Windows comes with a number of default apps, which are handy if you need a quick way to open a file but vexing if you'd rather use your preferred apps. For example, when Windows 8 came out, it had a bad habit of opening full-screen apps every time you wanted to view an image, listen to an MP3, watch a video, or read a PDF, and there wasn't a clear way to exit the app. You probably also want better ways to edit photos and take screenshots, and maybe you're not a big fan of Internet Explorer or OneDrive. Windows 10 has mostly corrected the experience of opening a document or media file (click here for our review of the operating system), but there are still a number of options that are better than Windows' preinstalled apps. Here are nine tasks you might want to outsource to other apps, plus a final tip on making them the new defaults.

1. Managing images

Windows 10's built-in image viewer is not bad, but if you need to resize multiple files, switch them from one image format to another, or rename them, then the image viewer is too basic. IrfanView is practically the gold standard when it comes to these tasks, and it's free (but if you've been using it for a while and like it, consider donating to the developer so that it can stick around).

2. Editing images

Microsoft Paint has seen much-needed improvements in recent years, but it still falls short for tweaking your pictures. You can't have multiple images open at once, and it doesn't use a number of conventional keyboard shortcuts. Enter Paint.Net, a free program that mimics a lot of Adobe Photoshop behavior while not overwhelming you with complex professional tools.


3. Listening to audio files

Most people seem to stream their music and podcasts these days, while those of you with big offline libraries probably already have your audio player set up just the way you like it. But if you don't fall into either camp, WinAmp is arguably your best bet, despite its most recent version dating back to December 2013. Its new owner has said that it hopes to deliver a long-awaited update this year. MediaMonkey is also a solid choice.

4. Reading PDFs

Foxit Reader has been the go-to alternative to both Windows 8's built-in reader and Adobe Reader for a number of years, since Adobe's reader has developed a reputation for occasional security holes and being slow to open. We've heard complaints that Foxit Reader has gotten a bit overloaded with features, in which case you might want to try something more streamlined, like Sumatra PDF.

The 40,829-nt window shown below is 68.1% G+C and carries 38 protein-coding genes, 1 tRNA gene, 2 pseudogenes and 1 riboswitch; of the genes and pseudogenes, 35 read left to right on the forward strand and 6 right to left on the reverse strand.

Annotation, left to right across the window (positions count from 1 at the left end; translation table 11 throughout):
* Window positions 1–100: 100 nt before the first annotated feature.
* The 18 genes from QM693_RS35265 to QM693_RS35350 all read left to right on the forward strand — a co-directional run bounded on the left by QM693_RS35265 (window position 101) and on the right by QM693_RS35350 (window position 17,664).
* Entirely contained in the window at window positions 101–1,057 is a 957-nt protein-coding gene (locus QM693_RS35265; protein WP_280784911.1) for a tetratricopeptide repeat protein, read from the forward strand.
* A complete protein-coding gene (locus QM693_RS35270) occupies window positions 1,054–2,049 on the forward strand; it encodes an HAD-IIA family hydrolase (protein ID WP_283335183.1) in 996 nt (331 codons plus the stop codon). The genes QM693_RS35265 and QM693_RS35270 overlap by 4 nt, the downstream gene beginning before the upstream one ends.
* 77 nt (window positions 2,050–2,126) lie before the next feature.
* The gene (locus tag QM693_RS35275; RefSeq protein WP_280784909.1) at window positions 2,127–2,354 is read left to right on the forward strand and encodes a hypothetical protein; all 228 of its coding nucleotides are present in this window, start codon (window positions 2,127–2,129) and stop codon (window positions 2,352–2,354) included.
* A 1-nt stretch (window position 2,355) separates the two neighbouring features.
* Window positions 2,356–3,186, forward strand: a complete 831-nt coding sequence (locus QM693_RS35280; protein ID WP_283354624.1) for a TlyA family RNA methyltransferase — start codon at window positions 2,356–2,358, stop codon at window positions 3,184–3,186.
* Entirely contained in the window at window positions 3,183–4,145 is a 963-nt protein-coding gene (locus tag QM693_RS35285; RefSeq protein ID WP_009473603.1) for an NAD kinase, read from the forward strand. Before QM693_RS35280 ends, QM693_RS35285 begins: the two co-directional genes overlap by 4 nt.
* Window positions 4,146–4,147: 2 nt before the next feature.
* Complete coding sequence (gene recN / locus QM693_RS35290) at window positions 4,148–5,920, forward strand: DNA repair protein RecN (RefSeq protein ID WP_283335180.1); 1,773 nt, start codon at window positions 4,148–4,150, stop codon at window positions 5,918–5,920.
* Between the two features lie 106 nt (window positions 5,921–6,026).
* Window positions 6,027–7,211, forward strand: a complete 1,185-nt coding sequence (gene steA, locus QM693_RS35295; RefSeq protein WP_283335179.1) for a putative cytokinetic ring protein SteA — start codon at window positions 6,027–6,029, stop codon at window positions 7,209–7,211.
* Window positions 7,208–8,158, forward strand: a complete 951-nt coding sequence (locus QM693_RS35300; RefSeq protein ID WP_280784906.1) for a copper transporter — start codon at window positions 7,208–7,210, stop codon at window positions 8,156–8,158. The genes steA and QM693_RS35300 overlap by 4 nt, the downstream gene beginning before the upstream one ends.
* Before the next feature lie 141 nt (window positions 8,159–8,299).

5. Watching videos

Streaming has largely taken over from playing a file locally. But if you're in the habit of making archival backups of your Blu-rays and DVDs, VLC Media Player (64-bit download, 32-bit download) will handle pretty much everything under the sun, so you don't have to download potentially sketchy codec packs. Since the Windows Media Center is not going to be in Windows 10, we expect to see VLC grow even more in popularity, along with local network streaming software like Plex Media Server.

Like Windows 8, Windows 10 will not have built-in DVD-playing capability, at least not at launch. Microsoft has said it will provide support later this year. In the meantime, VLC will play DVDs and Blu-ray discs.

6. Browsing the Web

For a long time, Microsoft's Internet Explorer browser lagged behind the competition in many ways, and the company is responding by replacing it with Microsoft Edge. IE will still exist as a fallback, but Edge is intended to truly compete with Google Chrome and Mozilla Firefox. Of the three, Chrome is arguably the all-around best choice, thanks to snappy performance, easy bookmark syncing, and Google Now integration.


7. Basic word processing

If you just need a basic scratch pad, you can whip up a text document in seconds. But if you want a spell checker, bulleted lists, different fonts, and bold and italicized text, you need to kick it up a notch. It's hard to go wrong with AbiWord, which is light, free, and easy to step into if you use Microsoft Word. If you want a full office suite, the best free choice is LibreOffice, which shares a lot of DNA with OpenOffice, except the latter has a fraction of the maintainers working on it and doesn't get updated as often.

8. Taking screenshots

For decades, the standard way to take a screenshot has been to press the Print Screen key, open Microsoft Paint, paste the image with Ctrl-V, and save it. But we don't have to live in the dark ages anymore. Programs like LightShot and GreenShot can capture your desktop with a touch of a button -- no editing step required.

9. Cloud backups

Microsoft OneDrive's integration into Windows is pretty convenient, and it's a solid service. But if you're already using Google Drive, there isn't a compelling reason to make the switch to OneDrive, especially if you're an Android user. Neither service offers client-side encryption, unfortunately (a system where only you have the encryption keys for your account), but no free cloud backup service does.

Changing the default settings

Once you've installed these alternatives, there are two ways to make them the new defaults for particular file types. One is to right-click on a file, select Properties, click the Change button, and choose your new program from the list.

The other way is to press the Windows key, type "default programs" (without the quotes), and click the Default Programs search result, which opens up a Windows application that will list all installed file opening programs on your PC, in alphabetical order. When you select a program, click "Set this program as default" or click the option below that to choose your desired file types from a list. In the latter case, remember to click the Save button when you're done making your selections.

More Resources

Windows 10 in a nutshell

Windows 10 arrives on July 29th

How to run Windows 10 on a virtual machine

Should you get Windows 10?

Tom is the senior editor covering Windows at